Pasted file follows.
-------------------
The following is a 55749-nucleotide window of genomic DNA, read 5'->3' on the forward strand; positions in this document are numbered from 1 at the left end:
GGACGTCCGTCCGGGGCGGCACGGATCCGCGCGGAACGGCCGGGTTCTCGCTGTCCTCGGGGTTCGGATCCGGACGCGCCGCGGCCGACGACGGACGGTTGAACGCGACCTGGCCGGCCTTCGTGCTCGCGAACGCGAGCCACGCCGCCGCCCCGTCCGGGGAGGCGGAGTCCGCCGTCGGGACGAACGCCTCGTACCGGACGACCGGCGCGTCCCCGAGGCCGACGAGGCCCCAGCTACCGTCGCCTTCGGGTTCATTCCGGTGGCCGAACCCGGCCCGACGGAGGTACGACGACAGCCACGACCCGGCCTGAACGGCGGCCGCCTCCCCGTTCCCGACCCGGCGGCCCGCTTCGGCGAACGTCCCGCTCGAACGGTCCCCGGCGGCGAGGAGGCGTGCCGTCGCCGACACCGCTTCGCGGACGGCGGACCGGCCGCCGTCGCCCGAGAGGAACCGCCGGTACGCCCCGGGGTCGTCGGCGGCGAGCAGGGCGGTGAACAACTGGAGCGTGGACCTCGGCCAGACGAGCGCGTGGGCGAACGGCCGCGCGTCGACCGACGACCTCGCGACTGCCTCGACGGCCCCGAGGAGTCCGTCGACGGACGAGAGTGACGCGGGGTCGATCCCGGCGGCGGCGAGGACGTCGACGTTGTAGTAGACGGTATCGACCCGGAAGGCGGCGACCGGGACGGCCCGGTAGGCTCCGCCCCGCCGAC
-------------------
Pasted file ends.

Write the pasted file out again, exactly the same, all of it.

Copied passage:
The following is a 55749-nucleotide window of genomic DNA, read 5'->3' on the forward strand; positions in this document are numbered from 1 at the left end:
GGACGTCCGTCCGGGGCGGCACGGATCCGCGCGGAACGGCCGGGTTCTCGCTGTCCTCGGGGTTCGGATCCGGACGCGCCGCGGCCGACGACGGACGGTTGAACGCGACCTGGCCGGCCTTCGTGCTCGCGAACGCGAGCCACGCCGCCGCCCCGTCCGGGGAGGCGGAGTCCGCCGTCGGGACGAACGCCTCGTACCGGACGACCGGCGCGTCCCCGAGGCCGACGAGGCCCCAGCTACCGTCGCCTTCGGGTTCATTCCGGTGGCCGAACCCGGCCCGACGGAGGTACGACGACAGCCACGACCCGGCCTGAACGGCGGCCGCCTCCCCGTTCCCGACCCGGCGGCCCGCTTCGGCGAACGTCCCGCTCGAACGGTCCCCGGCGGCGAGGAGGCGTGCCGTCGCCGACACCGCTTCGCGGACGGCGGACCGGCCGCCGTCGCCCGAGAGGAACCGCCGGTACGCCCCGGGGTCGTCGGCGGCGAGCAGGGCGGTGAACAACTGGAGCGTGGACCTCGGCCAGACGAGCGCGTGGGCGAACGGCCGCGCGTCGACCGACGACCTCGCGACTGCCTCGACGGCCCCGAGGAGTCCGTCGACGGACGAGAGTGACGCGGGGTCGATCCCGGCGGCGGCGAGGACGTCGACGTTGTAGTAGACGGTATCGACCCGGAAGGCGGCGACCGGGACGGCCCGGTAGGCTCCGCCCCGCCGAC